And if you need reminding of the power of social media there are some more stats to make you sit up and take notice but there is clearly room for growth in that area. The Rugby World Cup Facebook page ( now has more than 1.4 million fans, whilst more than 100,000 people are following the RWC Twitter feed. In addition, videos on RWC’s YouTube channel, at have been viewed more than 4 million times. Expect these numbers to be almost laughable come the next World Cup in England in 2015.

RWC officials are quite rightly proud of these figures and they deserve a fair amount of praise for serving fans so well on this front.

In other news, the Bronze Medal Final (what is that title all about?) will be played in Auckland on Friday night. Getting up for this game must be a tough task with your body and mind still aching from your World Cup exit the week before. But 54,000 tickets sold suggest the fans expect them to do so. Let's hope they are repaid for their faith.

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October 19, 2011

"Will there be looting?"

Posted on 10/19/2011

Paul Vaughan, the chief executive of England RWC 2015 poses during the launch in Auckland - or is it Alan Partridge? © Getty Images

Pop quiz. What have the following things got in common - a dalek, a helter skelter and a wind turbine?

Answer: Rugby World Cup 2015

Let me explain. Images of these seemingly random items were used along with a host of others (including shots of the Gherkin tower, a Mini, Nelson's Column, the Houses of Parliament and the Angel of the North) to help launch the build-up to the next global gathering that will take place in England (and Wales) in four years time.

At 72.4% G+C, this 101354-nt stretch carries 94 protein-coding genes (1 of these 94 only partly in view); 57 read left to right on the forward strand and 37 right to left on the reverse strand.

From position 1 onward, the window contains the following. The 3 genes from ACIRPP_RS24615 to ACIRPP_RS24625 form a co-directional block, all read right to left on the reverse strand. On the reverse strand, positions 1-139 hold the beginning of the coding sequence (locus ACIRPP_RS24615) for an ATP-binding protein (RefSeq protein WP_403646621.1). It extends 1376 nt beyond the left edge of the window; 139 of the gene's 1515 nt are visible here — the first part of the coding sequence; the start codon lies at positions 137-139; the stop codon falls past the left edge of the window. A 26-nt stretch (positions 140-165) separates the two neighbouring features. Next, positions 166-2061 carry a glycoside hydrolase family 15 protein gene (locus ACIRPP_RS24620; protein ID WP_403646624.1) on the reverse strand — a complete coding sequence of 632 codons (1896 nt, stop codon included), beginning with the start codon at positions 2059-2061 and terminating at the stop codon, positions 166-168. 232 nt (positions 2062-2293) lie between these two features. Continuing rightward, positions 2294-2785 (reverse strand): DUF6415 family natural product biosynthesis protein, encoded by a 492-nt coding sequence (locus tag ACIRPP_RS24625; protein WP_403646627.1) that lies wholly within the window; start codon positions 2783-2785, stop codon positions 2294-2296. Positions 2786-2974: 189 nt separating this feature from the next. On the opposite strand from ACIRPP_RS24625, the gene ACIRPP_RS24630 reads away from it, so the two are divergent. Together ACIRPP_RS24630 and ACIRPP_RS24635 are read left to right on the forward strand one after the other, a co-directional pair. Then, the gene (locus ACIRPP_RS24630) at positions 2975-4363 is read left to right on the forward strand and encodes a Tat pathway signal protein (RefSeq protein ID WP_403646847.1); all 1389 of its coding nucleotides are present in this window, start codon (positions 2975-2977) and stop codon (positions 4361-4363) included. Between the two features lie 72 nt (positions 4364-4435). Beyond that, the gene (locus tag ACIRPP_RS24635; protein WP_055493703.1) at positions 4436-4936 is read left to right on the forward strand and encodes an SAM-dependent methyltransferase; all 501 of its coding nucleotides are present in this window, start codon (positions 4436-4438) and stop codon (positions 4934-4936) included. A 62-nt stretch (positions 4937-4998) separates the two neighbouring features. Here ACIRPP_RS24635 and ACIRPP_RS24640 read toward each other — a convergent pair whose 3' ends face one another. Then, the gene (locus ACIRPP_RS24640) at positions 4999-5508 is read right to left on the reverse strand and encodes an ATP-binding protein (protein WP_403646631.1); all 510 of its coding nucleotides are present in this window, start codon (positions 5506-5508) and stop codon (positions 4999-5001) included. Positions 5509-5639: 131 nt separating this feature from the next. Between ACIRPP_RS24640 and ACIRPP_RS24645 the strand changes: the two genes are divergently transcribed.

The venue for drinks reception was The Cloud, the multi-purpose venue on Auckland's Queens Wharf that is also a second home for the international media. Unsurprisingly there was a large contingent of the UK media in attendance, keen for an insight into RWC'15 and if that came with a free feed and the odd drink then so be it.

Paul Vaughan, the chief executive of organisers England RWC 2015, was our host for the evening and he kicked things off ("Tonight is the first step in a four-year journey to deliver what we believe will be the biggest-ever Rugby World Cup") before introducing IRB chairman Bernard Lapasset who set the ball rolling towards the tournament with a few words of encouragement. That was about as official this low-key presentation got with the stage then given over to Kiwi TV reporter James McConie (a regular on Sky Sport's highly-entertaining Crowd Goes Wild) and a trio of former internationals - John Kirwan, Lawrence Dallaglio and Will Greenwood (the latter two having already been signed up as ambassadors for RWC'15) who shared a few World Cup memories.

The comic talents of McConie helped lift proceedings with highlights including his labeling of Vaughan as Alan Partridge and one particular straight-faced inquiry to the English members of the panel: "Will there be looting?"